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Patients with CKD suffer from depression due to the accumulation of urea. This observation was further confirmed in mice and could be as a result of inhibition of the mTORC1-S6k signaling pathway and loss of synapses in the medial prefrontal cortex of the brain.[51] Furthermore, other studies on urea showed that it is capable of causing disruption of the intestinal barrier and proposed that the mechanism of this effect involves diffusion of urea into the gut and its conversion by microbial urease to ammonia.[53],[59] The impaired integrity of the intestinal epithelia potentially supports leakage of bacterial intestinal toxins into the body fluid and systemic inflammation. The deposition of extracellular cell matrix (ECM) by increased ROS production and protein kinase C activation has widely been reported in CKD.[60] The ECM causes endothelial dysfunction and disturbances in the ultrafiltration processes of the renal tubular cells, as reported in the wild-type CKD mice exposed to urea.[52] This causes an increase in blood urea with increase in signs of toxicity. This elevated urea level may be because of carbamylation reaction, a posttranscriptional modification where urea derived from its catabolism (isocyanic acid) tampers with the function and structural integrity of proteins.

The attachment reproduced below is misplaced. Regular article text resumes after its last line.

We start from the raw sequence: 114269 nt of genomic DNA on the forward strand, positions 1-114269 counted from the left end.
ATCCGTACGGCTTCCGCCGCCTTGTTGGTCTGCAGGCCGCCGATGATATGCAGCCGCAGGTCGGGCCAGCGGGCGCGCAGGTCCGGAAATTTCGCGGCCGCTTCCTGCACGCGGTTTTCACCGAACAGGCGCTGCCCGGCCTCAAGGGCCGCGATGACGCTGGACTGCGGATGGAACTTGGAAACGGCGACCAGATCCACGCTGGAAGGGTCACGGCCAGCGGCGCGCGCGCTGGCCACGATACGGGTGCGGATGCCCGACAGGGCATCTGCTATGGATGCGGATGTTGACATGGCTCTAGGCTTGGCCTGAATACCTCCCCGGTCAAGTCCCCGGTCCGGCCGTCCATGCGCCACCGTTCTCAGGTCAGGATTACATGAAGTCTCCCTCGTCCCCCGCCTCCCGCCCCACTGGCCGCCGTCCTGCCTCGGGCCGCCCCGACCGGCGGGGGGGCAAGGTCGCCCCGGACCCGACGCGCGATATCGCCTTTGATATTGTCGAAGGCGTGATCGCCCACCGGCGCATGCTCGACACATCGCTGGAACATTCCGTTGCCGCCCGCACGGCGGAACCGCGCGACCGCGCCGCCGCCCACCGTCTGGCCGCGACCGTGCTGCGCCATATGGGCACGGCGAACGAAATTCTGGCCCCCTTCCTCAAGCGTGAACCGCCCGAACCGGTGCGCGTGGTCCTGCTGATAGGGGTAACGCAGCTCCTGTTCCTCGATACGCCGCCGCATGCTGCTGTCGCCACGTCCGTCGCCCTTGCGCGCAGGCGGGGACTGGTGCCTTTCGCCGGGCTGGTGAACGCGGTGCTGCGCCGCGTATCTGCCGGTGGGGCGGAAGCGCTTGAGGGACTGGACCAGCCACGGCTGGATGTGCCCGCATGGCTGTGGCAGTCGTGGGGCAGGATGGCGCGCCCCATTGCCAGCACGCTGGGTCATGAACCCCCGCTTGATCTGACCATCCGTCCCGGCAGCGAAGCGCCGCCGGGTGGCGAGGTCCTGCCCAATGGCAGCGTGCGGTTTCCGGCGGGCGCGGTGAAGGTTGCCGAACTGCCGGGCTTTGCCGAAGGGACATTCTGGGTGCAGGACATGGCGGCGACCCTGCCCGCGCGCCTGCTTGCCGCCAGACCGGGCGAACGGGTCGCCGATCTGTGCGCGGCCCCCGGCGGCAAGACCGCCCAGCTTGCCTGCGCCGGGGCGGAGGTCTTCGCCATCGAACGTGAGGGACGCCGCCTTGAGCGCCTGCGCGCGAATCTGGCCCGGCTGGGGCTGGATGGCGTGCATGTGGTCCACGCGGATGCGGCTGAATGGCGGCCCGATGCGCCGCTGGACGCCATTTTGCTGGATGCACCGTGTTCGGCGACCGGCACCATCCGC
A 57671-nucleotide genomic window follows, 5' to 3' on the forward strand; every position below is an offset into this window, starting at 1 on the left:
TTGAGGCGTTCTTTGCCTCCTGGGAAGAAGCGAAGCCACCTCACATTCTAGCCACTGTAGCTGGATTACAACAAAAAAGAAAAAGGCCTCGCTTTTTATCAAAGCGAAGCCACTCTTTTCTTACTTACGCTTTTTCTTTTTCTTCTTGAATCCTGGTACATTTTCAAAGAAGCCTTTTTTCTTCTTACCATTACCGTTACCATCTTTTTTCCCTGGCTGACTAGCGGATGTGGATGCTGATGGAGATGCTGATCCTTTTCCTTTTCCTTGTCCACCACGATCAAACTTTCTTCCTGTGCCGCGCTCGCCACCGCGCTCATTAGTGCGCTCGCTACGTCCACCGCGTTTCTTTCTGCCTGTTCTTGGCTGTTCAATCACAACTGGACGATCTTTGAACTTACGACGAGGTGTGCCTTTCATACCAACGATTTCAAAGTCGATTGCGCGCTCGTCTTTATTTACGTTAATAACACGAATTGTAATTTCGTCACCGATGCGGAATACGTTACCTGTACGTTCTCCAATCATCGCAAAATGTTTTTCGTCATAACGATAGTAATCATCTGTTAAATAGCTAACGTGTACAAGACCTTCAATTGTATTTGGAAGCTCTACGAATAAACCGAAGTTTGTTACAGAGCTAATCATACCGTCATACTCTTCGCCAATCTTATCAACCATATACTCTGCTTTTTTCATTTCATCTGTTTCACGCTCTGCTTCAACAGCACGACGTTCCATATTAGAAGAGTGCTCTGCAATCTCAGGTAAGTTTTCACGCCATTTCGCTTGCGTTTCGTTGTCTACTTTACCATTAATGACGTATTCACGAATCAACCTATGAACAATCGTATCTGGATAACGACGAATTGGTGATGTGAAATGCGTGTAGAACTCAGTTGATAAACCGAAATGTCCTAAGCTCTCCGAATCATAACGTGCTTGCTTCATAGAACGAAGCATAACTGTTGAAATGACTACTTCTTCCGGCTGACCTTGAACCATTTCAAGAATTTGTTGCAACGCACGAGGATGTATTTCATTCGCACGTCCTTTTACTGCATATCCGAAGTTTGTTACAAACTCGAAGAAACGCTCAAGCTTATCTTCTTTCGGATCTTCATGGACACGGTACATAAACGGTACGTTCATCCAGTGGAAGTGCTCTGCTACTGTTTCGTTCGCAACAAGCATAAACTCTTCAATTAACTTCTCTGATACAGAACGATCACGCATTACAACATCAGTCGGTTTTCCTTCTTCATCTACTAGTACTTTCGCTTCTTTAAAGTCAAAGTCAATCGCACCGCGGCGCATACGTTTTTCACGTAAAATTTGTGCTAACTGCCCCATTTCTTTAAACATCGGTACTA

Therapeutic Actions of Urea in Experimental Animals Top